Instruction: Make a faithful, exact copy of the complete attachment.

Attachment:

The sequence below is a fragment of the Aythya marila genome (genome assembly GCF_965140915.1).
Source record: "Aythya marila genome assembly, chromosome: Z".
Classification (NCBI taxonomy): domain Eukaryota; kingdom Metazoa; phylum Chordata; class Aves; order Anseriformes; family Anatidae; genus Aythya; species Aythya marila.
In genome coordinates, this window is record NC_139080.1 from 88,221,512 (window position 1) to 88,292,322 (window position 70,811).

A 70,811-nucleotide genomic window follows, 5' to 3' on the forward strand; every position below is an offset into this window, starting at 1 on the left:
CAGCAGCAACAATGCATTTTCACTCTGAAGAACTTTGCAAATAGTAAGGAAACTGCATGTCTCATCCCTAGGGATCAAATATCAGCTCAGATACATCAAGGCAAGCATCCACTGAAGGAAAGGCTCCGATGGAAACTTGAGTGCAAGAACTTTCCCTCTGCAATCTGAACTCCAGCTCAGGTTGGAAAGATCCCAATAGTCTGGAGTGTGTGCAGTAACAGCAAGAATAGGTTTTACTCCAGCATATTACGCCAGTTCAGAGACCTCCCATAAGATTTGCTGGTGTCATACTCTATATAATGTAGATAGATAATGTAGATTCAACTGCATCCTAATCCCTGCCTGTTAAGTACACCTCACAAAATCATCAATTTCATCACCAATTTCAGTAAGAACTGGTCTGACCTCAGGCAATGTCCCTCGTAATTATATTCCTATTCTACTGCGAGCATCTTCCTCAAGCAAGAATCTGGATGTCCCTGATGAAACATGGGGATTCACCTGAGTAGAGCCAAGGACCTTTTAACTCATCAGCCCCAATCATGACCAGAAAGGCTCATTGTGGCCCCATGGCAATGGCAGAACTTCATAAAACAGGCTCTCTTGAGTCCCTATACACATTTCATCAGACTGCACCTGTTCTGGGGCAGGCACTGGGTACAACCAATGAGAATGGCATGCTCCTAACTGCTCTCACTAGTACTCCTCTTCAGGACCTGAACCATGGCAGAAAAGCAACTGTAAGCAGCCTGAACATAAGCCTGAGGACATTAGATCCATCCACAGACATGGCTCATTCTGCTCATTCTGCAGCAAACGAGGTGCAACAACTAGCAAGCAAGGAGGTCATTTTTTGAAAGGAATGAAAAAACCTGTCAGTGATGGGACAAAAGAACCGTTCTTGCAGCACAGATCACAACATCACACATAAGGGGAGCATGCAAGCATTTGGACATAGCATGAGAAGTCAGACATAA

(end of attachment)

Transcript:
The sequence below is a fragment of the Aythya marila genome (genome assembly GCF_965140915.1).
Source record: "Aythya marila genome assembly, chromosome: Z".
Classification (NCBI taxonomy): domain Eukaryota; kingdom Metazoa; phylum Chordata; class Aves; order Anseriformes; family Anatidae; genus Aythya; species Aythya marila.
In genome coordinates, this window is record NC_139080.1 from 88,221,512 (window position 1) to 88,292,322 (window position 70,811).

A 70,811-nucleotide genomic window follows, 5' to 3' on the forward strand; every position below is an offset into this window, starting at 1 on the left:
CAGCAGCAACAATGCATTTTCACTCTGAAGAACTTTGCAAATAGTAAGGAAACTGCATGTCTCATCCCTAGGGATCAAATATCAGCTCAGATACATCAAGGCAAGCATCCACTGAAGGAAAGGCTCCGATGGAAACTTGAGTGCAAGAACTTTCCCTCTGCAATCTGAACTCCAGCTCAGGTTGGAAAGATCCCAATAGTCTGGAGTGTGTGCAGTAACAGCAAGAATAGGTTTTACTCCAGCATATTACGCCAGTTCAGAGACCTCCCATAAGATTTGCTGGTGTCATACTCTATATAATGTAGATAGATAATGTAGATTCAACTGCATCCTAATCCCTGCCTGTTAAGTACACCTCACAAAATCATCAATTTCATCACCAATTTCAGTAAGAACTGGTCTGACCTCAGGCAATGTCCCTCGTAATTATATTCCTATTCTACTGCGAGCATCTTCCTCAAGCAAGAATCTGGATGTCCCTGATGAAACATGGGGATTCACCTGAGTAGAGCCAAGGACCTTTTAACTCATCAGCCCCAATCATGACCAGAAAGGCTCATTGTGGCCCCATGGCAATGGCAGAACTTCATAAAACAGGCTCTCTTGAGTCCCTATACACATTTCATCAGACTGCACCTGTTCTGGGGCAGGCACTGGGTACAACCAATGAGAATGGCATGCTCCTAACTGCTCTCACTAGTACTCCTCTTCAGGACCTGAACCATGGCAGAAAAGCAACTGTAAGCAGCCTGAACATAAGCCTGAGGACATTAGATCCATCCACAGACATGGCTCATTCTGCTCATTCTGCAGCAAACGAGGTGCAACAACTAGCAAGCAAGGAGGTCATTTTTTGAAAGGAATGAAAAAACCTGTCAGTGATGGGACAAAAGAACCGTTCTTGCAGCACAGATCACAACATCACACATAAGGGGAGCATGCAAGCATTTGGACATAGCATGAGAAGTCAGACATAA